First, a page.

Wounded Warrior project came under fire when donors complained that executives were spending lavishly on retreats and other travel.

Even a billionaire, Louis Bacon, found his charity challenged as the potential victim of a multimillion-dollar fraud.

The list goes on and on.

Those are large organizations, universities, and nonprofits with millions of dollars, large staffs, and huge constituencies – surely this kind of thing can’t happen at our small- or medium-sized nonprofit, can it?

Yes, yes, it can!

Your Nonprofit is in Crisis. What to Do?

Following the Sandusky scandal and for years since, I have recommended that organizations first think about what constitutes a crisis. I have been a board chair so realize this is hardly an item that anyone would relish placing on the agenda. However, understanding what constitutes and defines a crisis is critical to eventually developing policies and procedures and a plan that will enable your organization and those responsible for it to act accordingly should crisis or scandal strike.

So how might one determine what rises to the level of a crisis? As an instructor and consultant I find myself turning often to Harvard Business Review. The article “When Your Company Has a Problem It Can’t Ignore” speaks to this topic. There you will find explanation of what the authors call “unignorable moments” or what I call elements of a crisis. Such events often:

  • Are public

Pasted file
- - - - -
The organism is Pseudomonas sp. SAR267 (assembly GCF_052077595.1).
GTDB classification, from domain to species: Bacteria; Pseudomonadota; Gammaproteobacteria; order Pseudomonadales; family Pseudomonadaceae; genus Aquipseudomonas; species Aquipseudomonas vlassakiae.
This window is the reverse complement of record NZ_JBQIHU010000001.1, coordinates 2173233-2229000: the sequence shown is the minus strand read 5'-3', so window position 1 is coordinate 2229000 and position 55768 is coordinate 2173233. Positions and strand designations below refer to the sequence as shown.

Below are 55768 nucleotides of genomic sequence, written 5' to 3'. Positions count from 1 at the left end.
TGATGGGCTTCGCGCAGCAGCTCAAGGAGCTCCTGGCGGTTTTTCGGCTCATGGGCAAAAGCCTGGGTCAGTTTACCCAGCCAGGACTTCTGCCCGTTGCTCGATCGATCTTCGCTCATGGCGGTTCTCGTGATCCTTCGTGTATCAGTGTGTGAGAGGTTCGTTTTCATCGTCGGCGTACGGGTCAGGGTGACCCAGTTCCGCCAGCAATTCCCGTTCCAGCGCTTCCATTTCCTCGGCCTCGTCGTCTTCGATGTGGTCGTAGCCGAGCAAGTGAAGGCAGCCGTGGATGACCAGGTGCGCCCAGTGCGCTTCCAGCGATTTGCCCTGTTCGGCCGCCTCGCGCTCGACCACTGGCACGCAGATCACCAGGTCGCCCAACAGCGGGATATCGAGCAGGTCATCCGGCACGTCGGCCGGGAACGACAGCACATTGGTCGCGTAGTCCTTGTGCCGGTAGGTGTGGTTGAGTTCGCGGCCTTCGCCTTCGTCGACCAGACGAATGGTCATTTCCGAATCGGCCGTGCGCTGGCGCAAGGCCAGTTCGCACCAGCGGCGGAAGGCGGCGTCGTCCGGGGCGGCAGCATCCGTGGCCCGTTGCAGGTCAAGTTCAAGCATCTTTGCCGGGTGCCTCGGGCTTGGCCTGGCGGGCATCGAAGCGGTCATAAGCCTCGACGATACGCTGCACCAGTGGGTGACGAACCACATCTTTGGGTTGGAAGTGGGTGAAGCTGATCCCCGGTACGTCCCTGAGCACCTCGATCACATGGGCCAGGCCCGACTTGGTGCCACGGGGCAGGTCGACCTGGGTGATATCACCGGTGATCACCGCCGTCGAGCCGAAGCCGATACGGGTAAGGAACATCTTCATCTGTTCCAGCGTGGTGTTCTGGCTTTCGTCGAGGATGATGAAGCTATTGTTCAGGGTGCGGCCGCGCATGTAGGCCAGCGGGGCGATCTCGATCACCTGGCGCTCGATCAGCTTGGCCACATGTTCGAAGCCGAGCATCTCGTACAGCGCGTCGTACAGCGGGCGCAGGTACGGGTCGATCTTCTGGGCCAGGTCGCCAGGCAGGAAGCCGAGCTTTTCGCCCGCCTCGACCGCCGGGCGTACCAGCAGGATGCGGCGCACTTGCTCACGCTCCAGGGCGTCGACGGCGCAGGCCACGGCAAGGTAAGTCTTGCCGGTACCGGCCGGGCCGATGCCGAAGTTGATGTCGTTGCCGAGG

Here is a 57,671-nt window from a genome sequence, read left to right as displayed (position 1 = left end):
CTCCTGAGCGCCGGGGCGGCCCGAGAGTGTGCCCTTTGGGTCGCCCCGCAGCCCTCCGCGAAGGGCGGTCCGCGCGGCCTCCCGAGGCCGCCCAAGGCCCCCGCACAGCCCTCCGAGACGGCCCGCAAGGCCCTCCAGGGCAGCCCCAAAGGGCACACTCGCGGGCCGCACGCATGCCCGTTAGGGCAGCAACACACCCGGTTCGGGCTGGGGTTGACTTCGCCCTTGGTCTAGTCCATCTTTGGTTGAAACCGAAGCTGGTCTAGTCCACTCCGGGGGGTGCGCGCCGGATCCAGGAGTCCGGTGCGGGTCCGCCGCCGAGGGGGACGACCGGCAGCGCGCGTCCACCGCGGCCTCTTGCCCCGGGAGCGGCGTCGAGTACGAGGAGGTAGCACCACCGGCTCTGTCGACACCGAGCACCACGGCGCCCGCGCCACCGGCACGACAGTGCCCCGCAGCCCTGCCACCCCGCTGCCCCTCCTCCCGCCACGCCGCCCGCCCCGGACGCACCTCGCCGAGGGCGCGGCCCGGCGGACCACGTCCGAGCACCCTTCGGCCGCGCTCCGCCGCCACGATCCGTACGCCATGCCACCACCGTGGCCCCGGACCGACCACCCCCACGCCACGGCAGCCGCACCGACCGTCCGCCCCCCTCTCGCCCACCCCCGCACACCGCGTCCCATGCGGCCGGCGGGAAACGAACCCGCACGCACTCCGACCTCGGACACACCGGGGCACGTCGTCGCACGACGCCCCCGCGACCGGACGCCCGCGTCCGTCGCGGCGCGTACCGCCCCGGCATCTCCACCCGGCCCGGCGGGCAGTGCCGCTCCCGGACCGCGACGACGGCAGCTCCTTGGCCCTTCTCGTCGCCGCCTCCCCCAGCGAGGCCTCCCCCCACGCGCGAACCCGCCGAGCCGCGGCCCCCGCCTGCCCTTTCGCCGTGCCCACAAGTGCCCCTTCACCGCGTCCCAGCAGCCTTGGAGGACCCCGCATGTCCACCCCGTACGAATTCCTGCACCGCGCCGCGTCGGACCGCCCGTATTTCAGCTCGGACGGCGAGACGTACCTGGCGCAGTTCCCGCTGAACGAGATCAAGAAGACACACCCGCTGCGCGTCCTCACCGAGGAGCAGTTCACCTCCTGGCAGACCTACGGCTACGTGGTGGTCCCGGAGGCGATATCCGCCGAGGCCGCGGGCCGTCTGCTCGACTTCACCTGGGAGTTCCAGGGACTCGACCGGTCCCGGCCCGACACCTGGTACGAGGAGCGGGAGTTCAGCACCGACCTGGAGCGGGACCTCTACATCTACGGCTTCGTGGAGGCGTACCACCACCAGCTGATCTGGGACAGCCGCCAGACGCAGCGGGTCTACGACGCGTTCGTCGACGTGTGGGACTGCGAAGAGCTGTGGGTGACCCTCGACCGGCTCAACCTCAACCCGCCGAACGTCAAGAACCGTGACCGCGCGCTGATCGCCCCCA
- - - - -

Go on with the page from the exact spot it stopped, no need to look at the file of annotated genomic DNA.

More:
• Are irreversible
  • Are systemic
  • Challenge the identity of the organization
  • Are dramatic
  • Are disruptive
  • Demand the attention of whole organization

How have or might these moments play out? They may be:

Public

A story might break locally, nationally, or even internationally. Both the Sandusky scandal and the Rolling Stone article received national attention. While a crisis at a small nonprofit might not make national evening news, you might ask yourself, what would we do if a reporter from a local station broke a story about us on the 6 o’clock news?

Irreversible

As you might surmise, accusations, terminations, and other potentially damaging statements cannot necessarily be taken back. Even if people are exonerated, your nonprofit might live in the shadow of an accusation for years to come.

Dramatic

As noted above, a story might break locally, regionally, or nationally. It is now just as likely that a dramatic video might be recorded by a client or staff member, uploaded onto Facebook, and go viral within hours. While video viewers might not be familiar with your nonprofit, they will not forget the dramatic video and how it made them feel about your organization.